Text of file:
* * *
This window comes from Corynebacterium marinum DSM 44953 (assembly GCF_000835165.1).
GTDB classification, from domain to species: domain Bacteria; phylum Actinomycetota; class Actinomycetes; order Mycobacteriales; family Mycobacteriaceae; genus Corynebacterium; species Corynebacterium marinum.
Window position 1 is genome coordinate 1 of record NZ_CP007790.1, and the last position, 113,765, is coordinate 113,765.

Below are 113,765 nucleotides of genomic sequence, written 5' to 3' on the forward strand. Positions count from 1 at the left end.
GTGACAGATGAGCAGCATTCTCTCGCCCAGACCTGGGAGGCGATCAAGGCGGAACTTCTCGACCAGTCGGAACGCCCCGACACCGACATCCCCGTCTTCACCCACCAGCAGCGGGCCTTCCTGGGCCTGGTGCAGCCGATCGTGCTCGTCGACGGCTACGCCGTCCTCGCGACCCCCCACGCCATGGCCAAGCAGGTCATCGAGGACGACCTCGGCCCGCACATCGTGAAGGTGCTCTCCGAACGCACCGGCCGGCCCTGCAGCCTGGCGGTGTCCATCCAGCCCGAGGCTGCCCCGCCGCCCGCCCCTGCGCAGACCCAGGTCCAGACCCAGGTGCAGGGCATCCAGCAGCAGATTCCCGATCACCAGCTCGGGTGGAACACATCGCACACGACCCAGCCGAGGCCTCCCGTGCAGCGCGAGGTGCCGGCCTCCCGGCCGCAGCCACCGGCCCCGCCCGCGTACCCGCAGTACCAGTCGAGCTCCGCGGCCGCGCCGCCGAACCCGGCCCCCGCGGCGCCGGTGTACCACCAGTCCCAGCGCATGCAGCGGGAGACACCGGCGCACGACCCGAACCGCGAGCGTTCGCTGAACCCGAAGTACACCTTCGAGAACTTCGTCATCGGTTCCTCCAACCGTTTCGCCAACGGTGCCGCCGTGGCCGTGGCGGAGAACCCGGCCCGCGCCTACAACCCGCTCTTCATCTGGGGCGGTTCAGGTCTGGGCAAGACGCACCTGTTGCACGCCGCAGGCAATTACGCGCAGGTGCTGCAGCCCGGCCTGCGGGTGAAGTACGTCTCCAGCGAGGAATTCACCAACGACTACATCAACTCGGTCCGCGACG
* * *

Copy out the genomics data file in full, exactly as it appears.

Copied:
This window comes from Corynebacterium marinum DSM 44953 (assembly GCF_000835165.1).
GTDB classification, from domain to species: domain Bacteria; phylum Actinomycetota; class Actinomycetes; order Mycobacteriales; family Mycobacteriaceae; genus Corynebacterium; species Corynebacterium marinum.
Window position 1 is genome coordinate 1 of record NZ_CP007790.1, and the last position, 113,765, is coordinate 113,765.

Below are 113,765 nucleotides of genomic sequence, written 5' to 3' on the forward strand. Positions count from 1 at the left end.
GTGACAGATGAGCAGCATTCTCTCGCCCAGACCTGGGAGGCGATCAAGGCGGAACTTCTCGACCAGTCGGAACGCCCCGACACCGACATCCCCGTCTTCACCCACCAGCAGCGGGCCTTCCTGGGCCTGGTGCAGCCGATCGTGCTCGTCGACGGCTACGCCGTCCTCGCGACCCCCCACGCCATGGCCAAGCAGGTCATCGAGGACGACCTCGGCCCGCACATCGTGAAGGTGCTCTCCGAACGCACCGGCCGGCCCTGCAGCCTGGCGGTGTCCATCCAGCCCGAGGCTGCCCCGCCGCCCGCCCCTGCGCAGACCCAGGTCCAGACCCAGGTGCAGGGCATCCAGCAGCAGATTCCCGATCACCAGCTCGGGTGGAACACATCGCACACGACCCAGCCGAGGCCTCCCGTGCAGCGCGAGGTGCCGGCCTCCCGGCCGCAGCCACCGGCCCCGCCCGCGTACCCGCAGTACCAGTCGAGCTCCGCGGCCGCGCCGCCGAACCCGGCCCCCGCGGCGCCGGTGTACCACCAGTCCCAGCGCATGCAGCGGGAGACACCGGCGCACGACCCGAACCGCGAGCGTTCGCTGAACCCGAAGTACACCTTCGAGAACTTCGTCATCGGTTCCTCCAACCGTTTCGCCAACGGTGCCGCCGTGGCCGTGGCGGAGAACCCGGCCCGCGCCTACAACCCGCTCTTCATCTGGGGCGGTTCAGGTCTGGGCAAGACGCACCTGTTGCACGCCGCAGGCAATTACGCGCAGGTGCTGCAGCCCGGCCTGCGGGTGAAGTACGTCTCCAGCGAGGAATTCACCAACGACTACATCAACTCGGTCCGCGACG